Please consider the following questions as guidelines as you formulate your analysis of slave narratives written by black autobiographers:

As we observed during the first few weeks of class, the ways that ancient civilizations in Egypt and Greece represented people of African descent contrasted sharply with images that became normative especially after 1700 when American slavery and European colonization began to flourish. The public image of African Americans as non-humans, codified in the Encyclopaedia Britannica (1798), expressed a racial mythology or ideology. According to slave narratives written by Frederick Douglass, Harriett Jacobs, and William Wells Brown, this racialized worldview extended into slave owners’ interpretations of Christian morality. Although black autobiographers certainly describe the physical horrors of slavery, they place special emphasis on the psychological and ideological aspects of slavery, which suggests that this ideology was foundational to the development and maintenance of American slavery. This essay exam should therefore examine the viewpoints of ex-slave writers regarding the dynamics of power. Outside information concerning these writers’ biographies and/or other outside material should not be included in this assignment, and will therefore detract from your grade. All essays should include a clearly stated thesis. In addition, all statements must be supported by specific examples in the texts—specific phrases, statements, characters, scenes, etc. The essay exam is not an editorial. All papers must include proper documentation. Please consider the following questions as guidelines as you formulate your analysis of slave narratives written by black autobiographers:
1. Douglass, Brown, and Jacobs wrote extensively about the laws, codes, customs, and stereotypes that sanctioned American slavery. But in your reading of slave narratives, can you also think of any passages where writers expressed regret for their actions? What was the writer’s main point?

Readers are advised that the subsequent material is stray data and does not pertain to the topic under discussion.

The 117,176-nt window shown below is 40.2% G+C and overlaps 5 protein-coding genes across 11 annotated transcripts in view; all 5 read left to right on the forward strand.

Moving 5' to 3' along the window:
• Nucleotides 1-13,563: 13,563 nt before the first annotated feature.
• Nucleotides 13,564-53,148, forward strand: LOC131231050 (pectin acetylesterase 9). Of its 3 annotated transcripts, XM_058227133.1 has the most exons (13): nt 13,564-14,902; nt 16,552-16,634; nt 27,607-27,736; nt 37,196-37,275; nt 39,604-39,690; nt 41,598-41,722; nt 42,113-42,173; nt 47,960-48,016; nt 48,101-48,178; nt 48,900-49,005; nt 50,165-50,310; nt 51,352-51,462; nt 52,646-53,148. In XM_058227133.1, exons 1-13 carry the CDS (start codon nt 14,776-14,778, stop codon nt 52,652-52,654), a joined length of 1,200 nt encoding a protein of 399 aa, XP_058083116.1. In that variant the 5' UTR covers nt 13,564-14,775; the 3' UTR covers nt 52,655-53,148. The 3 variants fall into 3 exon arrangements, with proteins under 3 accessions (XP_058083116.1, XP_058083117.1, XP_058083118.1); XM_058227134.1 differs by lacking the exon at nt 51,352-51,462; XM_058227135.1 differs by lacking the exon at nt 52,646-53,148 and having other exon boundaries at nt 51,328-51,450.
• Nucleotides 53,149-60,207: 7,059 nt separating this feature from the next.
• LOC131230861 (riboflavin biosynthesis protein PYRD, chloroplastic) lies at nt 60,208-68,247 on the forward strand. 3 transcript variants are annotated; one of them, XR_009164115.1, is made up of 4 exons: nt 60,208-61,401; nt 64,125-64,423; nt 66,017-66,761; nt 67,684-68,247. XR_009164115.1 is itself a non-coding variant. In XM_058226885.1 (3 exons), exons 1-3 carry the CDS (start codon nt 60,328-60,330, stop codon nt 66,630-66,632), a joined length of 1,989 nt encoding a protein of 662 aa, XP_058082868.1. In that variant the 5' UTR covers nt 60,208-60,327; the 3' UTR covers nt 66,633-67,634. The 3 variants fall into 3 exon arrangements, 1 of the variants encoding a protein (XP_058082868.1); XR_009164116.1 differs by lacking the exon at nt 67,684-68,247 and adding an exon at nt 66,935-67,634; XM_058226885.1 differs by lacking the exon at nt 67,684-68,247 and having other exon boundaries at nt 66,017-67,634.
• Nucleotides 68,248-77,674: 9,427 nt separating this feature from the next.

2. According to at least one writer we studied this semester, the experiences of female slaves were more traumatic than those of male slaves. Why? How did race and gender politics enhance slave owners’ profits? In other words, how did slavery profit from practices that were particularly cruel to both black women and men? And regarding black women specifically, how did Christian slave owners’ racial ideology enable them to profit from adultery?
3. During your reading of slave narratives, what did you learn about the different attitudes between slaves and slave owners toward Christian morality? In what ways did slaves’ interpretations of Christianity differ from those of their masters?
4. In your reading of the slave narratives, how did slave owners’ attitudes toward Christianity influence their treatment of slaves? In what ways do early black autobiographers depict racial ideology intertwining with slave owners’ notions of Christianity? Explain briefly with specific examples.
5. In what ways do slave narratives refute or counteract basic aspects of racial ideology (often reflected in racial stereotypes, caricatures, etc.) which essentially suggests that people of African descent aren’t fully or equally human beings? For instance, in the Encyclopaedia Brittanica, the entry for “negro” stated that black people are “strangers to every sentiment of compassion, and are an awful example of the corruption of man when left to himself.” How do Douglass, Jacobs, and Brown refute this idea? In your reading of slave narratives, and your recollections of class discussions, can you identify and examine scenes and situations where slave narratives counter or address misrepresentations of African Americans?
6. In the slave narratives, what evidence have you found that suggests that slave owners were hypocritical in their approaches to Christianity? How do the writers portray slave owners’ religious attitudes? What evidence can you produce to support your explanation? Why did Douglass include his Appendix in Narrative of the Life of Frederick Douglass?
7. In several class sessions, we discussed slaves’ use of trickster-strategies as coping mechanisms during slavery. What evidence do slave narratives provide to demonstrate that slaves used various sorts of wit and cunning? For instance, what sorts of strategies did Jacobs use in her battle with Dr. Flint? How did Douglass improve his reading skills?
8. In what ways did the writings of Douglass, Jacobs, and Brown differ in style and tone? Explain briefly with specific examples.
9. When Douglass, Jacobs, and Brown engaged in social criticism, what are some of the stories, images, and terminology (e.g. specific words) that reflect their authors’ criticisms of slavery as a system?
Please note: At least half of your essay must focus upon Narrative of the Life of Frederick Douglass. In addition, although it’s customary and often necessary to quote words and passages to support your ideas and demonstrate your knowledge of the material, it’s also important to minimize what you quote. You should quote only what is necessary to reinforce your idea. Remember, your “reader” can read the book on his or her own time. He or she is interested in learning what you know about this subject matter.

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